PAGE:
questions" (Kruglanski, Pierro, Mannetti, & De Grada, Groups as epistemic providers: Need for closure and the unfolding
of group-centrism. Psychological Review, 113, 84–100. 2006)

Pogo said...

"There is no connection between the La Raza lawyers' society and MECha.There is a connection between La Raza and MECha. That's what I pointed out.

There is also a connection between La Raza and the La Raza lawyers' society, and therefore MECha.

It's a pretty simple genealogy.

traditionalguy said...

Kirby Olsen...God help us. Do you really want to use the reformation fights of three hundred years ago on the hispanics for being part of that dangerous Catholic sect of Christianity? Politics of division only works when your side ends up in the majority. But today us WASP voters need to hold on to some safe allies. Heck, even the Pope is a German intellectual today. FYI, Columbus, the Admiral of the Ocean Seas, brought this Catholic faith problem to the Carribean and Florida 120 years before before the Pilgrims managed to escape Protestant England.

Sara (Pal2Pal) said...

And, as someone already pointed out, it's not even analogous. One is a class you're born into while the other is a chosen activity.

I agree it isn't analogous, but I disagree on the rest of your statement. You aren't born into a class in this country and this idea liberals try to advance that we should have some kind of arbitrary class system is unAmerican to the max.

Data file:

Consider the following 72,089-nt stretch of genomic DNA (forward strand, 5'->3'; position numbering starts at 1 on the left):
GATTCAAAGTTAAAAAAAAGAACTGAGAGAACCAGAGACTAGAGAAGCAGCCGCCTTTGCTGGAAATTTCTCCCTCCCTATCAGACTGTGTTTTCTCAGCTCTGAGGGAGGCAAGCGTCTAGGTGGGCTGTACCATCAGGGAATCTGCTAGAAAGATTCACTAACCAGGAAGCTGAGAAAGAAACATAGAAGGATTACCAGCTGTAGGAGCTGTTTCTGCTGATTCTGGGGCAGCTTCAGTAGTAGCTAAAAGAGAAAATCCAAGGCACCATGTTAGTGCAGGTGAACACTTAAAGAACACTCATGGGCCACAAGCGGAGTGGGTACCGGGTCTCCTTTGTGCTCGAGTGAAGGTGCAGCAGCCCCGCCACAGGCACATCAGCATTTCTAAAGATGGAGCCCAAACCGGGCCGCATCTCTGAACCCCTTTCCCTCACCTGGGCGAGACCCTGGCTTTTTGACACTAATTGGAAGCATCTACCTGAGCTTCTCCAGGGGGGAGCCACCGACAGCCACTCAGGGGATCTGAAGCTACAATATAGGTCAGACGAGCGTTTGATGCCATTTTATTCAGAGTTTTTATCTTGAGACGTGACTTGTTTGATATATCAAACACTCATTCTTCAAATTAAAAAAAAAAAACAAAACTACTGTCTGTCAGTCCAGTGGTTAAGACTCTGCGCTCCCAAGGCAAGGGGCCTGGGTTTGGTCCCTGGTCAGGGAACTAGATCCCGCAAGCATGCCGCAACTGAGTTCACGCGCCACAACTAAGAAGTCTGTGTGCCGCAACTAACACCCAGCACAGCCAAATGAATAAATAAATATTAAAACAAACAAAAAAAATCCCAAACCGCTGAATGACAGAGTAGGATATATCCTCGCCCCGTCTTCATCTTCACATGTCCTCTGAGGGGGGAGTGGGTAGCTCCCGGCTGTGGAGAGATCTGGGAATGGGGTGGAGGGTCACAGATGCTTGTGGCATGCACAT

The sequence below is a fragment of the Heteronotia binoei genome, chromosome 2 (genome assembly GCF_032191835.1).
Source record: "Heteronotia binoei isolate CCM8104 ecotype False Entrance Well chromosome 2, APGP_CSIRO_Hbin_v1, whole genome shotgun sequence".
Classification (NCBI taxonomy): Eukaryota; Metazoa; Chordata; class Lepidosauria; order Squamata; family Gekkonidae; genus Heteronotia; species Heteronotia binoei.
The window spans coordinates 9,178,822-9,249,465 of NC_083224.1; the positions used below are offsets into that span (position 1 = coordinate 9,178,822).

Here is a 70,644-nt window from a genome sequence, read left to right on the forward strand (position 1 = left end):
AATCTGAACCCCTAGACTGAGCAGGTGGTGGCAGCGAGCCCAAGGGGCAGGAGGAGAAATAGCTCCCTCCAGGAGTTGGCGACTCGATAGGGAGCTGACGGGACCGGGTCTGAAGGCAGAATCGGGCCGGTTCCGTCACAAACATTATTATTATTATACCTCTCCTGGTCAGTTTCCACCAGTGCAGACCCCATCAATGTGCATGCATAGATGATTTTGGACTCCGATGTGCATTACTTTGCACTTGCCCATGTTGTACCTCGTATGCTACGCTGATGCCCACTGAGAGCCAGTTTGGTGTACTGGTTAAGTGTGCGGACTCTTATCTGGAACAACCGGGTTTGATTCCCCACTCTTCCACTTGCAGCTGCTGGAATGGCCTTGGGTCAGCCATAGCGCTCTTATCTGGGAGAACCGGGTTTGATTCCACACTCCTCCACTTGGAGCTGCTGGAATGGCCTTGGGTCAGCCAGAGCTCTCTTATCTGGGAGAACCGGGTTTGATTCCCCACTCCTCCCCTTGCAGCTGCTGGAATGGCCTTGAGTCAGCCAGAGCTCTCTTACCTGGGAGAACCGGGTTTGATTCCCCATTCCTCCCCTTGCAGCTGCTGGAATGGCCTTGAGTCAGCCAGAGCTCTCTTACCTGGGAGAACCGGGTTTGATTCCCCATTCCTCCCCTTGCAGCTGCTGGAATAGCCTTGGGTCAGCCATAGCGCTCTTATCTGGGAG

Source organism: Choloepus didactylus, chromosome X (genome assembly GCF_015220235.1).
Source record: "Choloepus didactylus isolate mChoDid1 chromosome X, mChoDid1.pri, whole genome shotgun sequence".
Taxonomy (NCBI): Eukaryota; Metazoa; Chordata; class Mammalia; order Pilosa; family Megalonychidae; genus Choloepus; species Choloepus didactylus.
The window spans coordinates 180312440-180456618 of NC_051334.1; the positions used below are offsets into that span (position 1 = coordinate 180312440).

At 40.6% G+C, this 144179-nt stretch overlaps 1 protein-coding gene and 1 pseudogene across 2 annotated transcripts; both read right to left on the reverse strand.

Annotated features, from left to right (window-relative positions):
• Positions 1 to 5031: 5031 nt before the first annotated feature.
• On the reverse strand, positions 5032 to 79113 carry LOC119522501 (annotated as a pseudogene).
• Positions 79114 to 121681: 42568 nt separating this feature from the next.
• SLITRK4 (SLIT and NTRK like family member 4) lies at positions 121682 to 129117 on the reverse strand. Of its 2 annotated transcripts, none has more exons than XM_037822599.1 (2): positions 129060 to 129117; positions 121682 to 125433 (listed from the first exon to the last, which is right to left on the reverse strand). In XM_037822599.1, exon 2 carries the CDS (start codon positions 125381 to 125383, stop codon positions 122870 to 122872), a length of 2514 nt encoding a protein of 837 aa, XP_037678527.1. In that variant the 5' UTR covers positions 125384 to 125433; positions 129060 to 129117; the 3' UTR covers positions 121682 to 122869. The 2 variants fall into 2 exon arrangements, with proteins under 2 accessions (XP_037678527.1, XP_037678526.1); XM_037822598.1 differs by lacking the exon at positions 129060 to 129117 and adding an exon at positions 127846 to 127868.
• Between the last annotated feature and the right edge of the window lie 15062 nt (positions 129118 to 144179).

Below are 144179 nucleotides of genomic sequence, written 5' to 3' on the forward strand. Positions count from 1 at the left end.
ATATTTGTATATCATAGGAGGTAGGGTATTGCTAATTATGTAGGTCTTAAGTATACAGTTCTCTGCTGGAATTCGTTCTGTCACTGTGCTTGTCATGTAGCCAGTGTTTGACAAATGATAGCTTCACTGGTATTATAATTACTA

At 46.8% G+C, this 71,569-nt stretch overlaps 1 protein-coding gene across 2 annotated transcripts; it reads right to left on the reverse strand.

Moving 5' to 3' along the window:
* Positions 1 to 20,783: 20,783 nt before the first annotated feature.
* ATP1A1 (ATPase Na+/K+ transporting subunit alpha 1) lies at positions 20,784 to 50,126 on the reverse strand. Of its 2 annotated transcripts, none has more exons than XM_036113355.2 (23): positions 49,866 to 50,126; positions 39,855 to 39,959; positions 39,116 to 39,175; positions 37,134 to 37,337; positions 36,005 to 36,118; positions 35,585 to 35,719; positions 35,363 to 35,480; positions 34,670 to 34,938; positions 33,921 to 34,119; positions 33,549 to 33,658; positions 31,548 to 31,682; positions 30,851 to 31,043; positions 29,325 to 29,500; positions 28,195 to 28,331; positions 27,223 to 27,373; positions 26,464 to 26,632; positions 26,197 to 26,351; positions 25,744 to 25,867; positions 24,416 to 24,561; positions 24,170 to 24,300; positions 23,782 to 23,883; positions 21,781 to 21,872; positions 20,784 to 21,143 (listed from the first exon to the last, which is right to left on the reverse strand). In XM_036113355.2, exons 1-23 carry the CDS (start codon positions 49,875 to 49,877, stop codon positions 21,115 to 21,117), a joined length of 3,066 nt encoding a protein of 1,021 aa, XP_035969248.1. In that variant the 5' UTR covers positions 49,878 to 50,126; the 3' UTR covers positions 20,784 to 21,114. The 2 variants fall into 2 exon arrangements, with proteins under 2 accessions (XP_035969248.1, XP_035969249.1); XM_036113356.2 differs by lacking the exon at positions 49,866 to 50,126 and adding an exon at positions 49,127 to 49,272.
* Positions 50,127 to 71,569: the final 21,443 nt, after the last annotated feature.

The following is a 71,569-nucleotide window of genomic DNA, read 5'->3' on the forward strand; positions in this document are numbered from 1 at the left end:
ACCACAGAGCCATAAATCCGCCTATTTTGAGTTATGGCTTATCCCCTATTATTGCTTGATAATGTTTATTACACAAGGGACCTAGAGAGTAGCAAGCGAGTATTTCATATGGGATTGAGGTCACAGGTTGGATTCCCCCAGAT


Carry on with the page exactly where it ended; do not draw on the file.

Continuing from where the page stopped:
If Sotomayor belongs to any class, as short for classification, it would be that of elitist with her private high school and Ivy League education. What makes her as a descendant of Puerto Rican ancestry any more deserving than someone of English, Welsh, French, German, Russian, Italian, Czech, or any other non-Latin country ancestry?

It is just plain stupid to make that claim.

Judge her on her intellect, her temperament, her grasp of Constitutional law, etc, but to give her a pass because she was born to Puerto Rican immigrants doesn't make her more deserving of anything. She has certainly had more privilege and advantage than the average American.

Steven said...

Right, she's not a racist, she's just a Latina female Archie Bunker.

----------

Archie: What's the matter with this? I call this representative government. You've got Salvatori, Feldman, O'Reilly, Nelson--that's an Italian, a Jew, an Irishman and a regular American there. That's what I call a balanced ticket.